Oh, one other thing. (Still typing left-hand only.) I'm finally making a serious effort to catch up on beetle write-ups. I'm halfway through the starter repair from last fall. Let me know what you think!
I'm trying out a new type of keyboard for Christmas. My wife got it for me (at my request). Don't worry, it's not because of an anatomical change, it's because I wanted to try it out, for two reasons. 1) It would be interesting to be able to work with one hand on the keyboard and the other on the mouse. 2) It might be a way to type in an airplane seat while keeping my elbows in.
I've typed this entire post with the new keyboard; it's not too bad. I'm probably about 1/10 as fast as with a normal keyboard, not counting having to correct all the time. It's an interesting challenge. Hey, maybe this is the next big revolution in computer interface, and I'm ahead of the curve!
Merry Christmas and Happy Holidays everyone!
P.S. I'm happy to report that my laptop (which runs ubuntu) picked up and used the new keyboard without any problems:
Dec 26 14:30:53 traal kernel: [19784792.036000] usb 3-3.2: new low speed USB device using ehci_hcd and address 31 Dec 26 14:30:54 traal kernel: [19784792.140000] usb 3-3.2: configuration #1 chosen from 1 choice Dec 26 14:30:54 traal kernel: [19784792.156000] input: Code Mercenaries Half Keyboard as /class/input/input18 Dec 26 14:30:54 traal kernel: [19784792.156000] input: USB HID v1.10 Keyboard [Code Mercenaries Half Keyboard] on usb-0000:00:0f.3-3.2
There's an interesting article in the Daily Press about the history of the acceptance of Christmas. Its basic thrust is that Christmas wasn't widely practiced until it became secularized enough for people to voluntarily celebrate it as a family, and then it became an accepted holiday by popular demand. (The viewpoint is fairly US-centric).
The article mentions a historical book, Christmas: A Candid History, which sounds interesting and I'll have to pick up sometime.
I find the process of communicating as far of flying interesting and fun. It's something that takes a while to learn, and I've spend a lot of time studying books on the subject, and I used to listen to air traffic control on a radio.
Training for radio communication is something that's covered lightly in the pilot training curriculum. It's something that one seems to mostly learn by practice and apprenticeship, rather than having a how-to-do-it manual. So information that contains specific information and examples are hard to come by.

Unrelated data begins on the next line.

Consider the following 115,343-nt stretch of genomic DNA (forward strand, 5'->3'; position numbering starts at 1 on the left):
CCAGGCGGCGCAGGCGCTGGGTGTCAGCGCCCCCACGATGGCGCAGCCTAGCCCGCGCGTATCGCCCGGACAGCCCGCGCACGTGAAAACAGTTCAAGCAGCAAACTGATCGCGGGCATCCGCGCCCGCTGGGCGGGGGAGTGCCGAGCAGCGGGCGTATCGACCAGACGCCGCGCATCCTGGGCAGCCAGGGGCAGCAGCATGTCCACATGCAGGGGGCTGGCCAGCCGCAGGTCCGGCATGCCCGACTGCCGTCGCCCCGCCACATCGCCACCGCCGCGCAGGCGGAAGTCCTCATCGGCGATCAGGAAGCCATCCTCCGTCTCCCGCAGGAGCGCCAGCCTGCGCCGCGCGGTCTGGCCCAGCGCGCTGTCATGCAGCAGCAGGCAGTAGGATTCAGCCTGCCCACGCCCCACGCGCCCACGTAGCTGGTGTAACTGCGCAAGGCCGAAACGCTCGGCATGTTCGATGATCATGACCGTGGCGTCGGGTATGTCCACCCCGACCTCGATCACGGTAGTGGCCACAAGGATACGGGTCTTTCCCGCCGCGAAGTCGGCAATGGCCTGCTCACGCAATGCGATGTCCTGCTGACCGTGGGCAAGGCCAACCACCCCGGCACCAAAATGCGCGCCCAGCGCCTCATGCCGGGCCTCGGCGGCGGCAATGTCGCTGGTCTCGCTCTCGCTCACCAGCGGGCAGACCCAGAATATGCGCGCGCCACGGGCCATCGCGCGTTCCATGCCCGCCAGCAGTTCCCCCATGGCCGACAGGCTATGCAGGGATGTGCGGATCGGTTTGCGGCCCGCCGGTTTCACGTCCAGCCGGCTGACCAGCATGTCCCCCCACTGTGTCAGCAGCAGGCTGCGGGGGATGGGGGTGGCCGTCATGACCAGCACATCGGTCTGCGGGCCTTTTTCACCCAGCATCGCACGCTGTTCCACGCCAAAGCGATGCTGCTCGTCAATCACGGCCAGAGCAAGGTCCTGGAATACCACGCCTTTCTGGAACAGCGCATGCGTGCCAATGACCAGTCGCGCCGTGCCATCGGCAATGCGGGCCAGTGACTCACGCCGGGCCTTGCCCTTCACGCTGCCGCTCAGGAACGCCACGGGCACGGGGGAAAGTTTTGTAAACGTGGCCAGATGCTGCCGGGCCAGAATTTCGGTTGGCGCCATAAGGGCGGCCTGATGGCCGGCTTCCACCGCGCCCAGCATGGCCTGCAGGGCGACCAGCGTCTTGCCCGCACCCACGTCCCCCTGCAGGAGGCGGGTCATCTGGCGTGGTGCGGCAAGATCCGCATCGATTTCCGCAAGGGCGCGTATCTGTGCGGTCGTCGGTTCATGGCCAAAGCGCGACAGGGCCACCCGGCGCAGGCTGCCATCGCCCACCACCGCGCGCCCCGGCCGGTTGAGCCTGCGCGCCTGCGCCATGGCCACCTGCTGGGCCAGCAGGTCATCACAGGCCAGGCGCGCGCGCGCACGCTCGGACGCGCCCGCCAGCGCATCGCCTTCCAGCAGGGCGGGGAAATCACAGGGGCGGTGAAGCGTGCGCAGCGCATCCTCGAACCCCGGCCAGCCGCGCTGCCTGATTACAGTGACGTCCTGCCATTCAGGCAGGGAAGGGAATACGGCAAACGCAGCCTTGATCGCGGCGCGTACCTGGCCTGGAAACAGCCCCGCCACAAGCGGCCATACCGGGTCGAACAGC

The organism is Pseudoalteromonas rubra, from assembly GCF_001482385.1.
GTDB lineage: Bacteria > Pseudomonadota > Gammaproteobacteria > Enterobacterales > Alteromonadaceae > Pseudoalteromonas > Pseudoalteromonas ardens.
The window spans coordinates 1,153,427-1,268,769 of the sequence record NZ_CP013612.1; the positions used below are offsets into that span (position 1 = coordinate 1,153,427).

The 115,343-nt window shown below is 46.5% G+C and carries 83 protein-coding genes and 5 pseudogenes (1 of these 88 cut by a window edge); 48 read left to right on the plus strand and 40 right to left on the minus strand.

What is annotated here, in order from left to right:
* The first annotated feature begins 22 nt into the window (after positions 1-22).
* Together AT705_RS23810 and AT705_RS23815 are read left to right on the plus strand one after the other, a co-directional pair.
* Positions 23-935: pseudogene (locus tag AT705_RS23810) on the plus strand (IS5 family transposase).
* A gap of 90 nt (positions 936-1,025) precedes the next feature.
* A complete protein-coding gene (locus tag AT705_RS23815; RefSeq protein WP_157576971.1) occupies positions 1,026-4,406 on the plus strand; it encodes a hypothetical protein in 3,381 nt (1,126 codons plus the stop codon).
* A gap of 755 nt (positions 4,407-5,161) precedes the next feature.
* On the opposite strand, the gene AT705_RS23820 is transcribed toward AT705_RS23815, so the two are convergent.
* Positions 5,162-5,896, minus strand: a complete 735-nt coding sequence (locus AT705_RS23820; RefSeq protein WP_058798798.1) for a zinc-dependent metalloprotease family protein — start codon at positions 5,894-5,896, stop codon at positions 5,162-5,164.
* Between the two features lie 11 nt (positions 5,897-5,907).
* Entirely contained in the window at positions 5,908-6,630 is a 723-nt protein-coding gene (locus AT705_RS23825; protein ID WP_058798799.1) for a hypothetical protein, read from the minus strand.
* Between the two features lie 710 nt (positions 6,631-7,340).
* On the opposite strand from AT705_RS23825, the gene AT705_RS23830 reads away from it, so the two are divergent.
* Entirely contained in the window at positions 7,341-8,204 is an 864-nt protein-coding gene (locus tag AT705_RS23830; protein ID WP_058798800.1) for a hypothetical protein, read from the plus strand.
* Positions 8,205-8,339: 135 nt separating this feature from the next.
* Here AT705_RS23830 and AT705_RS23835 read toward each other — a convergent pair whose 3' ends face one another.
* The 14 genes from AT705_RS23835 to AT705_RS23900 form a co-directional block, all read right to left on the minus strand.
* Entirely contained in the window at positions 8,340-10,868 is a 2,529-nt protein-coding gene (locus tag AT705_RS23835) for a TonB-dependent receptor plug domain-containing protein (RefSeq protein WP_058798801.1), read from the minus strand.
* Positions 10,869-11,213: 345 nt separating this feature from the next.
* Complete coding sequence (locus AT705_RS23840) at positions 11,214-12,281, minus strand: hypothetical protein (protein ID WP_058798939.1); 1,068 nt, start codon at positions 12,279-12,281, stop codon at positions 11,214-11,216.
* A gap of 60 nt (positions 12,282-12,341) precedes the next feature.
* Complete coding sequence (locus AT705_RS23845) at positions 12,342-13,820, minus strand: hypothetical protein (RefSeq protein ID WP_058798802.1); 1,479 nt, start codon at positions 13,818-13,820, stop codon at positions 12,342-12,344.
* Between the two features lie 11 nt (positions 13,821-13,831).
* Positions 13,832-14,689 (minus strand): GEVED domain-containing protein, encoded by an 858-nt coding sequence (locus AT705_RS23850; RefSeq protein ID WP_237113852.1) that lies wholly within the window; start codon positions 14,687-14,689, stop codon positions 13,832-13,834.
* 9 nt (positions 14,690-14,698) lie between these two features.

I discovered such an example this weekend that had an example that's different than the way I've learned to call approach control. The way I've done it is:
Tri-Cities approach Cessna 7-0-4-Yankee-Echo At Chimney Top over the interstate 3 thousand 5 hundred squawking VFR inbound for landing Tri-Cities with Alpha
I have copies of copies of the Flight Guide. It's a useful publication; it has diagrams of airports that I don't think are available anywhere else. The listings are by state, and the dividers have generally useful information about flying and aviation. In the Central States guide, on the Texas divider, it has a summary of communications. This is how their example goes:
Tri-Cities Approach Cessna 7-0-4-Yankee-Echo At Chimney Top over the interstate with Alpha for landing Tri-Cities
This wasn't what I learned. The big thing I noticed was that the destination is last, after the ATIS code. The other thing is that it doesn't list your squawk code.
This made me curious, so I got out my other books. Say Again, Please has exactly the same pattern as the Flight Guide. I wonder if they got theirs from the same source.
The other book that I have that I've read a lot is The Pilot's Radio Communication Handbook. It has a different sequence:
Tri-Cities Approach Cessna 7-0-4-Yankee-Echo At Chimney Top over the interstate 3 thousand 5 hundred landing Tri-Cities squawking VFR with information Alpha
I expect there's a definitive guide somewhere official for air traffic control, but I haven't been able to find it. As far as being a pilot, the official guide should be the Aeronautical Information Manual. However, this morning, the only thing that applies that I could find is 4-1-17.a.3. It states:
3. Pilots of arriving aircraft should contact approach control on the publicized frequency and give their position, altitude, aircraft call sign, type aircraft, radar beacon code (if transponder equipped), destination, and request traffic information.
Which interestingly doesn't contain the ATIS code.
So I'm not sure what the definitive answer is.
Middlesboro is in the middle of a bowl, and that's even more apparent when you see it from above. Taking off from runway 10, unless you have a very fast climb, you need to fly a very tight pattern or you're going to run into a hill. I understand why the airport doesn't have lights and it's listed as "no night operations".
I was really surprised by how heavy the control forces were. Most of the flying I've done with the C-150 I did without adjusting the trim through the whole flight, and I could still control the airplane with basically fingertip pressure. I have to haul back on the yoke pretty hard on the 172 to get it to flare right. That took me a couple of landings to get used to; the first one the instructor had to grab the controls so that I didn't bang the nose gear down hard.
I did pretty well in my flying. The instructor had some notes for me and things to correct, but nothing bad.